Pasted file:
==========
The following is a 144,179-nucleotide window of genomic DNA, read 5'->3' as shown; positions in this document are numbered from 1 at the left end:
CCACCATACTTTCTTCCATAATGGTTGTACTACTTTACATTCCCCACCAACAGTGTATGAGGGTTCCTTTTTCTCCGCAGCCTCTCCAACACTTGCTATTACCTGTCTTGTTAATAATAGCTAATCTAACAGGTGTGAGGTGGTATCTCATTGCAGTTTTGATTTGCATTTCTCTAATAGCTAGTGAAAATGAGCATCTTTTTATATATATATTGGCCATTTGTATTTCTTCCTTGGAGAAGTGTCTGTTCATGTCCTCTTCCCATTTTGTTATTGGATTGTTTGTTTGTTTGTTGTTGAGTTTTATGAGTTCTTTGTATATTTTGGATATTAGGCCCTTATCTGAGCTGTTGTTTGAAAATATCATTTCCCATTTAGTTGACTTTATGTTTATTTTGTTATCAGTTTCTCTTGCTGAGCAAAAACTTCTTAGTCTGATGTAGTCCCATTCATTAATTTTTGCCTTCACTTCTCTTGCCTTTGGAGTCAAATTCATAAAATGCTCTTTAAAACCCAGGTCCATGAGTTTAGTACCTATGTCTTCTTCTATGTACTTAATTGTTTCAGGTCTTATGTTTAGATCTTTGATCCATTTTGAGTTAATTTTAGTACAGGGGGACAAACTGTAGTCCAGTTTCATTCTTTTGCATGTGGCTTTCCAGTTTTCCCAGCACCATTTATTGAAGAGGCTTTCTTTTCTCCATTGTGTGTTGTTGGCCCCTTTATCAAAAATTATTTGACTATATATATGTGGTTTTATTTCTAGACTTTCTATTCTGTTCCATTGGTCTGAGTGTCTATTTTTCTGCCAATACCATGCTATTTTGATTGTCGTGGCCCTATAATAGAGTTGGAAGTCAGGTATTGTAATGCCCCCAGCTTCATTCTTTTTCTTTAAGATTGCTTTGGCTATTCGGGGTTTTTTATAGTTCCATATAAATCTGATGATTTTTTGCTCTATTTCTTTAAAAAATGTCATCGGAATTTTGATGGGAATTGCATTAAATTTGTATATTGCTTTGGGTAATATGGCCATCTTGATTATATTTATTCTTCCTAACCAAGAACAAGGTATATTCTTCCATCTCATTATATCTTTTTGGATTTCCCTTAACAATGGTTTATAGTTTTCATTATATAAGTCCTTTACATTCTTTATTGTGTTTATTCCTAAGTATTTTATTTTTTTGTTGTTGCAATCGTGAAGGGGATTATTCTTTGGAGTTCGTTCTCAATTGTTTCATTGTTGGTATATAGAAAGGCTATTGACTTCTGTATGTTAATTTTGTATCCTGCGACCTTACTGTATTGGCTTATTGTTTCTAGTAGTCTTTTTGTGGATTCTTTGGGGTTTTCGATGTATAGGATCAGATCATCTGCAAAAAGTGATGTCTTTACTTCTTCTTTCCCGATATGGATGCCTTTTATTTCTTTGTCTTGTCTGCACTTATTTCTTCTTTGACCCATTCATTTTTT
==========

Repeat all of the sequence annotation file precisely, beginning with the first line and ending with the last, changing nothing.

The following is a 144,179-nucleotide window of genomic DNA, read 5'->3' as shown; positions in this document are numbered from 1 at the left end:
CCACCATACTTTCTTCCATAATGGTTGTACTACTTTACATTCCCCACCAACAGTGTATGAGGGTTCCTTTTTCTCCGCAGCCTCTCCAACACTTGCTATTACCTGTCTTGTTAATAATAGCTAATCTAACAGGTGTGAGGTGGTATCTCATTGCAGTTTTGATTTGCATTTCTCTAATAGCTAGTGAAAATGAGCATCTTTTTATATATATATTGGCCATTTGTATTTCTTCCTTGGAGAAGTGTCTGTTCATGTCCTCTTCCCATTTTGTTATTGGATTGTTTGTTTGTTTGTTGTTGAGTTTTATGAGTTCTTTGTATATTTTGGATATTAGGCCCTTATCTGAGCTGTTGTTTGAAAATATCATTTCCCATTTAGTTGACTTTATGTTTATTTTGTTATCAGTTTCTCTTGCTGAGCAAAAACTTCTTAGTCTGATGTAGTCCCATTCATTAATTTTTGCCTTCACTTCTCTTGCCTTTGGAGTCAAATTCATAAAATGCTCTTTAAAACCCAGGTCCATGAGTTTAGTACCTATGTCTTCTTCTATGTACTTAATTGTTTCAGGTCTTATGTTTAGATCTTTGATCCATTTTGAGTTAATTTTAGTACAGGGGGACAAACTGTAGTCCAGTTTCATTCTTTTGCATGTGGCTTTCCAGTTTTCCCAGCACCATTTATTGAAGAGGCTTTCTTTTCTCCATTGTGTGTTGTTGGCCCCTTTATCAAAAATTATTTGACTATATATATGTGGTTTTATTTCTAGACTTTCTATTCTGTTCCATTGGTCTGAGTGTCTATTTTTCTGCCAATACCATGCTATTTTGATTGTCGTGGCCCTATAATAGAGTTGGAAGTCAGGTATTGTAATGCCCCCAGCTTCATTCTTTTTCTTTAAGATTGCTTTGGCTATTCGGGGTTTTTTATAGTTCCATATAAATCTGATGATTTTTTGCTCTATTTCTTTAAAAAATGTCATCGGAATTTTGATGGGAATTGCATTAAATTTGTATATTGCTTTGGGTAATATGGCCATCTTGATTATATTTATTCTTCCTAACCAAGAACAAGGTATATTCTTCCATCTCATTATATCTTTTTGGATTTCCCTTAACAATGGTTTATAGTTTTCATTATATAAGTCCTTTACATTCTTTATTGTGTTTATTCCTAAGTATTTTATTTTTTTGTTGTTGCAATCGTGAAGGGGATTATTCTTTGGAGTTCGTTCTCAATTGTTTCATTGTTGGTATATAGAAAGGCTATTGACTTCTGTATGTTAATTTTGTATCCTGCGACCTTACTGTATTGGCTTATTGTTTCTAGTAGTCTTTTTGTGGATTCTTTGGGGTTTTCGATGTATAGGATCAGATCATCTGCAAAAAGTGATGTCTTTACTTCTTCTTTCCCGATATGGATGCCTTTTATTTCTTTGTCTTGTCTGCACTTATTTCTTCTTTGACCCATTCATTTTTT